A team of scientists have conducted a new comprehensive study of the Great Pacific Garbage Patch, finding that the rotating soup of plastic contains up to 16 times more waste than previous surveys discovered.
The scientists used a combination of visual surveys and drag-netting to analyse the patch, which is located in the north Pacific Ocean. They estimated that the patch is 1.6 million square kilometres in area with 78,000 tonnes – and 1.8 trillion pieces – of plastic. Microplastics made up approximately 8% of the mass.
Laurent Lebreton, lead researcher and oceanographer at the Ocean Cleanup Foundation, said the patch was growing at an alarming rate, ABC News reports. “Plastic concentration has been increasing exponentially since the 1970s for different reasons,” she said.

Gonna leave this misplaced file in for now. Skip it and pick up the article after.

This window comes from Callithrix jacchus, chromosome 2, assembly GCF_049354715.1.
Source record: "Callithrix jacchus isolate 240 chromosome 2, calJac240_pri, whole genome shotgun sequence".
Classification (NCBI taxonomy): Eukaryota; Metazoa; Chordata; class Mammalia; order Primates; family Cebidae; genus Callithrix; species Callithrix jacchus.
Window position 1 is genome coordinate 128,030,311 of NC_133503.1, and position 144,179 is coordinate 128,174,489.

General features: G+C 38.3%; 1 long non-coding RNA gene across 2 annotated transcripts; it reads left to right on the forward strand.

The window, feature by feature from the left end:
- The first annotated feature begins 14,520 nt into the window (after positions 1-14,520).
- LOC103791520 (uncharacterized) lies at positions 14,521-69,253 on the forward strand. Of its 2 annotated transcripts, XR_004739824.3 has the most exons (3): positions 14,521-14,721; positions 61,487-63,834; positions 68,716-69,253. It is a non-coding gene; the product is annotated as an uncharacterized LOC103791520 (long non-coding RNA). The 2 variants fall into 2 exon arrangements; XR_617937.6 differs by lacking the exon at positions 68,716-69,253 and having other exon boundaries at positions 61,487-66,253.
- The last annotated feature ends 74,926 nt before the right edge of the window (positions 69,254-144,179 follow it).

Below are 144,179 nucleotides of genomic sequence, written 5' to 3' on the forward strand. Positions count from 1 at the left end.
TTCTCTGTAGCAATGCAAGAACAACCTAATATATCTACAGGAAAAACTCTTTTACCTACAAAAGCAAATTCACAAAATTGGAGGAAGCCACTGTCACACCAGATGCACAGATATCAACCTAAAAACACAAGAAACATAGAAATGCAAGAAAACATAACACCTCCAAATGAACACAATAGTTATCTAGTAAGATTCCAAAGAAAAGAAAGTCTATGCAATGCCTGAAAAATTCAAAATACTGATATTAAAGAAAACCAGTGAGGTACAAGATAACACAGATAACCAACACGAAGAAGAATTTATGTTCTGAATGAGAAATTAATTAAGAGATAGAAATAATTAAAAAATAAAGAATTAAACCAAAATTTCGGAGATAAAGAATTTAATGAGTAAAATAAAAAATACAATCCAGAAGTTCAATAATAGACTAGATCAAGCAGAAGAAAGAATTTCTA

The study also found that the debris was boosted by the 2011 Japanese tsunami. “We found about 30% of the identifiable objects were likely coming from Japan. We correlated that with our model and we looked at estimates from the Japanese Government in terms of how much they think was washed to sea that day… and we predict that about 10-20% of the materials post-2011 in the larger size class came from the tsunami.”